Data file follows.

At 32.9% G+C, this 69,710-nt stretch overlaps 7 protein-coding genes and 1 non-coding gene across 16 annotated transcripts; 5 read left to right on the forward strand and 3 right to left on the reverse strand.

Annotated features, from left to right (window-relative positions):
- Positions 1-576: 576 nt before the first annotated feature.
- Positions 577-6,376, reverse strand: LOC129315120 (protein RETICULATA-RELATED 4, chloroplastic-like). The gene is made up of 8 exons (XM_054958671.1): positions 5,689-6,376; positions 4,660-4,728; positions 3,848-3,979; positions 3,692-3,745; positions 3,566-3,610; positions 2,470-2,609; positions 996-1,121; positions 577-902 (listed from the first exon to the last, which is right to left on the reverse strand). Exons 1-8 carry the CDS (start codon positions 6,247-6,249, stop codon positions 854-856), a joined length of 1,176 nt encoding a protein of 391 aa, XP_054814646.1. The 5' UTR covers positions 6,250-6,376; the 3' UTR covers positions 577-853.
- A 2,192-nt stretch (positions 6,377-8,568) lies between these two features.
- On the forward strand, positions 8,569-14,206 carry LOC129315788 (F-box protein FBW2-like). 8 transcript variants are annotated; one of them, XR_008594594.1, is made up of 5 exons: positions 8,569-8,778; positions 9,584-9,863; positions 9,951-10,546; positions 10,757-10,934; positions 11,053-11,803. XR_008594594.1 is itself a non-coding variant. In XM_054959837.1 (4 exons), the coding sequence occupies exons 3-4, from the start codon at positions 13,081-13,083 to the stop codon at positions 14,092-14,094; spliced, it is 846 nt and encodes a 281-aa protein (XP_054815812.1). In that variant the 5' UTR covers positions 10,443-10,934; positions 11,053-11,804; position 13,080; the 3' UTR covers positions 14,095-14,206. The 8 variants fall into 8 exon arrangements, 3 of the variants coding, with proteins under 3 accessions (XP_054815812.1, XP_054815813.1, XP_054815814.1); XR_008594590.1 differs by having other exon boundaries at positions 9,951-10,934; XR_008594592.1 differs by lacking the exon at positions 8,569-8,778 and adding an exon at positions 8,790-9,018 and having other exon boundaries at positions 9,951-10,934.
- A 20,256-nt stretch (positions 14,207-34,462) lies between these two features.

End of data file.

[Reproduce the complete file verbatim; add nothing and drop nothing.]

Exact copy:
At 32.9% G+C, this 69,710-nt stretch overlaps 7 protein-coding genes and 1 non-coding gene across 16 annotated transcripts; 5 read left to right on the forward strand and 3 right to left on the reverse strand.

Annotated features, from left to right (window-relative positions):
- Positions 1-576: 576 nt before the first annotated feature.
- Positions 577-6,376, reverse strand: LOC129315120 (protein RETICULATA-RELATED 4, chloroplastic-like). The gene is made up of 8 exons (XM_054958671.1): positions 5,689-6,376; positions 4,660-4,728; positions 3,848-3,979; positions 3,692-3,745; positions 3,566-3,610; positions 2,470-2,609; positions 996-1,121; positions 577-902 (listed from the first exon to the last, which is right to left on the reverse strand). Exons 1-8 carry the CDS (start codon positions 6,247-6,249, stop codon positions 854-856), a joined length of 1,176 nt encoding a protein of 391 aa, XP_054814646.1. The 5' UTR covers positions 6,250-6,376; the 3' UTR covers positions 577-853.
- A 2,192-nt stretch (positions 6,377-8,568) lies between these two features.
- On the forward strand, positions 8,569-14,206 carry LOC129315788 (F-box protein FBW2-like). 8 transcript variants are annotated; one of them, XR_008594594.1, is made up of 5 exons: positions 8,569-8,778; positions 9,584-9,863; positions 9,951-10,546; positions 10,757-10,934; positions 11,053-11,803. XR_008594594.1 is itself a non-coding variant. In XM_054959837.1 (4 exons), the coding sequence occupies exons 3-4, from the start codon at positions 13,081-13,083 to the stop codon at positions 14,092-14,094; spliced, it is 846 nt and encodes a 281-aa protein (XP_054815812.1). In that variant the 5' UTR covers positions 10,443-10,934; positions 11,053-11,804; position 13,080; the 3' UTR covers positions 14,095-14,206. The 8 variants fall into 8 exon arrangements, 3 of the variants coding, with proteins under 3 accessions (XP_054815812.1, XP_054815813.1, XP_054815814.1); XR_008594590.1 differs by having other exon boundaries at positions 9,951-10,934; XR_008594592.1 differs by lacking the exon at positions 8,569-8,778 and adding an exon at positions 8,790-9,018 and having other exon boundaries at positions 9,951-10,934.
- A 20,256-nt stretch (positions 14,207-34,462) lies between these two features.